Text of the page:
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Velocity and acc question

  1. Sep 15, 2011 #1
    How is V(initial) = 0 when Acc at start is equal to 4m/s^2

    shouldnt there be some type of Velocity?
     

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  3. Sep 15, 2011 #2
    Nope.

    Lets say you drop a ball from your hand. The acceleration is 9.8m/s^s downward, but when the ball is in your hand it is not moving. (unless of course you are swinging your arm).

    So at initial, the very beginning, there is no velocity. Velocity changes due to acceleration.
     
  4. Sep 15, 2011 #3
    I thought this was only true for "free falling" objects....

    For example.... I posted some graphs...
    graph 1 is velocity increasing... then graph 2 is acceleration based off graph 1....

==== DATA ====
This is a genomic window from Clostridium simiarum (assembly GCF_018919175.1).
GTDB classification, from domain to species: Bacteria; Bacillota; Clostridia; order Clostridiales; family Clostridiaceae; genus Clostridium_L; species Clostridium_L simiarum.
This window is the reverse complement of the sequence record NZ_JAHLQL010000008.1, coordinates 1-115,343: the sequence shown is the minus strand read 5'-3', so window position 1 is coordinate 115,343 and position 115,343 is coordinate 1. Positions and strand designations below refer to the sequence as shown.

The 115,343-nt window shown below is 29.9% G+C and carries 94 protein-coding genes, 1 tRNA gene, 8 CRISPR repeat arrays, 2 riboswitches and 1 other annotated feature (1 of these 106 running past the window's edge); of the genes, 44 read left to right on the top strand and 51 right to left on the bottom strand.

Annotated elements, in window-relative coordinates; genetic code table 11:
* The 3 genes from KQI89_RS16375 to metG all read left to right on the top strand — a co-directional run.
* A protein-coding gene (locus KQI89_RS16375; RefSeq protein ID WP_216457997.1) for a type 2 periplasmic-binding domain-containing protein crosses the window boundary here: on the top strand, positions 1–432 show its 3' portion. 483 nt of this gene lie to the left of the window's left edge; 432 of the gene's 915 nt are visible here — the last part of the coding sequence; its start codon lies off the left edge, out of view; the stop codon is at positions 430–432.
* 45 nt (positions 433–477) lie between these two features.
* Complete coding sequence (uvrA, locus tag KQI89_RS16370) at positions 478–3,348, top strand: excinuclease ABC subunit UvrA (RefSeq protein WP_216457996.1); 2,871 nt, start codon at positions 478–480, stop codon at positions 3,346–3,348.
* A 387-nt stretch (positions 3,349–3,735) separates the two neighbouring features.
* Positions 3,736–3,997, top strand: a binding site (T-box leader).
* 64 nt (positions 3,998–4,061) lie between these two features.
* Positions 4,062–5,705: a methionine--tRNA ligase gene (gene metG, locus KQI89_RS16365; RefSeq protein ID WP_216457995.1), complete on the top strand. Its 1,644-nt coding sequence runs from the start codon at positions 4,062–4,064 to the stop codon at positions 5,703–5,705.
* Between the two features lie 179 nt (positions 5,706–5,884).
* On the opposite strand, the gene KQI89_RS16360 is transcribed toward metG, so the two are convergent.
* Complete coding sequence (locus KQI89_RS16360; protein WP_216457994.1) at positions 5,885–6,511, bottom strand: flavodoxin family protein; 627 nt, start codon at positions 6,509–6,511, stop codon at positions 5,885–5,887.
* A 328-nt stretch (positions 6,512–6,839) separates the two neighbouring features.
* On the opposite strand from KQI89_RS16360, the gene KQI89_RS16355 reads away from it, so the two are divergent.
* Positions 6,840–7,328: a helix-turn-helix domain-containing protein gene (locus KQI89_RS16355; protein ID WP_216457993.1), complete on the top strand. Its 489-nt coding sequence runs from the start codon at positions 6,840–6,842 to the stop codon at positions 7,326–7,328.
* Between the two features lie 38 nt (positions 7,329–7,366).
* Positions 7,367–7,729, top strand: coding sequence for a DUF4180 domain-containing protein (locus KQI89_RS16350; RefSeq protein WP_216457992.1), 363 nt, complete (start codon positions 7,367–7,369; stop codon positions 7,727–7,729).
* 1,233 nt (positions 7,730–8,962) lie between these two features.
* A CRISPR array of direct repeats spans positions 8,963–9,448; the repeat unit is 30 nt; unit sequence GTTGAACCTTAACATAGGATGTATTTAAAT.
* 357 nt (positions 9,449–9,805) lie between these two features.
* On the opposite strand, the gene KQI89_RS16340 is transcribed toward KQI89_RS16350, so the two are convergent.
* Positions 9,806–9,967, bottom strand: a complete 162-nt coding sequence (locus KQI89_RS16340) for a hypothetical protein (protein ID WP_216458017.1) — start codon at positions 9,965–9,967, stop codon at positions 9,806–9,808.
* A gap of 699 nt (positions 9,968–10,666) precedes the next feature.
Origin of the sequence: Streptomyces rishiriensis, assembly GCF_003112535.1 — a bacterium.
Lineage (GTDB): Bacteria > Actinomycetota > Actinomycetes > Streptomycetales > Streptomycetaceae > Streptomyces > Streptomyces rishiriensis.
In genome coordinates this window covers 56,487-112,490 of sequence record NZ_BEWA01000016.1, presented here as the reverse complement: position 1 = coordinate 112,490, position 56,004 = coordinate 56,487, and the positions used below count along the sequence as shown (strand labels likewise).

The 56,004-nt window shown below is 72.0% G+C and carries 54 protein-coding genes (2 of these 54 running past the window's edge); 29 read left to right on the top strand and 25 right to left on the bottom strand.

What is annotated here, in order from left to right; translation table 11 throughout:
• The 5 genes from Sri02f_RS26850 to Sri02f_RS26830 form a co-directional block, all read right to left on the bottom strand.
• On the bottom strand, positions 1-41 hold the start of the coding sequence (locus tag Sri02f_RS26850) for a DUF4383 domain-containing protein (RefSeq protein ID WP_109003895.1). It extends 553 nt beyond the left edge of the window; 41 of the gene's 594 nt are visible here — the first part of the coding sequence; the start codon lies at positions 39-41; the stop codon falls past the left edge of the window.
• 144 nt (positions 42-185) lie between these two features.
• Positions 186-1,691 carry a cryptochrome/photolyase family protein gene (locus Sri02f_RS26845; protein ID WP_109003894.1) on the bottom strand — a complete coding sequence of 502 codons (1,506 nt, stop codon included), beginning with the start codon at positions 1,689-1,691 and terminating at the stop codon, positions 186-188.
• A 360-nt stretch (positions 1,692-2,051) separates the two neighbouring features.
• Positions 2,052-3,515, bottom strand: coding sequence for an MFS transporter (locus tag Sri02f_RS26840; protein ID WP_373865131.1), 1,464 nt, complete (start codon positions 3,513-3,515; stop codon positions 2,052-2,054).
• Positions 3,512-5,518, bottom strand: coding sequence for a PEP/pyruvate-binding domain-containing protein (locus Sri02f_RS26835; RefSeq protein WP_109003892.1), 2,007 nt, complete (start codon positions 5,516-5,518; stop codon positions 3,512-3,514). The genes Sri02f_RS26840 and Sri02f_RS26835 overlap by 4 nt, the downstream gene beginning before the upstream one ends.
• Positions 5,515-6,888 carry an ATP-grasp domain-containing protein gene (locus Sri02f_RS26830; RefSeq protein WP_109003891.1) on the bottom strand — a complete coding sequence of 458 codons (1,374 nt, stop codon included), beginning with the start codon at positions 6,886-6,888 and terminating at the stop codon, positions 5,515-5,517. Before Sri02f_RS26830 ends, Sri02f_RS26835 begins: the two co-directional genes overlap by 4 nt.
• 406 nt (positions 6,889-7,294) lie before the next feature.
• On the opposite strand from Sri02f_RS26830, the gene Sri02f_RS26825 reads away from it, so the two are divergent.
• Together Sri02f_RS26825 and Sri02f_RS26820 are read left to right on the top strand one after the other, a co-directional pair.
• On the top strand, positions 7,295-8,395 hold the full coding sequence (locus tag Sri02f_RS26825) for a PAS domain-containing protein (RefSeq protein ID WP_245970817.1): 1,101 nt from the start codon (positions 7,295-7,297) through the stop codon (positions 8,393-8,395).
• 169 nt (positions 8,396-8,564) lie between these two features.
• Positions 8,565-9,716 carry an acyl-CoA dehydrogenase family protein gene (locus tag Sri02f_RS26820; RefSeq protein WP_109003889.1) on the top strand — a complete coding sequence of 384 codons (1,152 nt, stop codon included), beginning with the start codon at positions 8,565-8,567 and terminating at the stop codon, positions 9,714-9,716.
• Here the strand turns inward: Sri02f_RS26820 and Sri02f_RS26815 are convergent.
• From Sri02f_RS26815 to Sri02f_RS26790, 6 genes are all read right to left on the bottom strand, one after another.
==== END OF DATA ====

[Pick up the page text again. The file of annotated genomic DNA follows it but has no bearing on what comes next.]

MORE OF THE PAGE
However if velocity had a constant slope say y = 3.. then acc would be zero...
    My thoughts where... if initial acceleration is not zero in word problem then initial velocity must not be zero... which i showed in my two graphs...
    Obviously I am wrong.. I just need to wrap my mind around it ..
     

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  5. Sep 15, 2011 #4

    SteamKing

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    Acceleration is a change in velocity during some time interval. In order for any object to begin moving from rest, whatever the direction of travel, the object must undergo acceleration.

    When you are in a car stopped at a traffic light, and the car takes off after the light changes, the force you feel pushing you into the seat back is due to the car accelerating away from the traffic light.
     
  6. Sep 15, 2011 #5
    Thank you..
     
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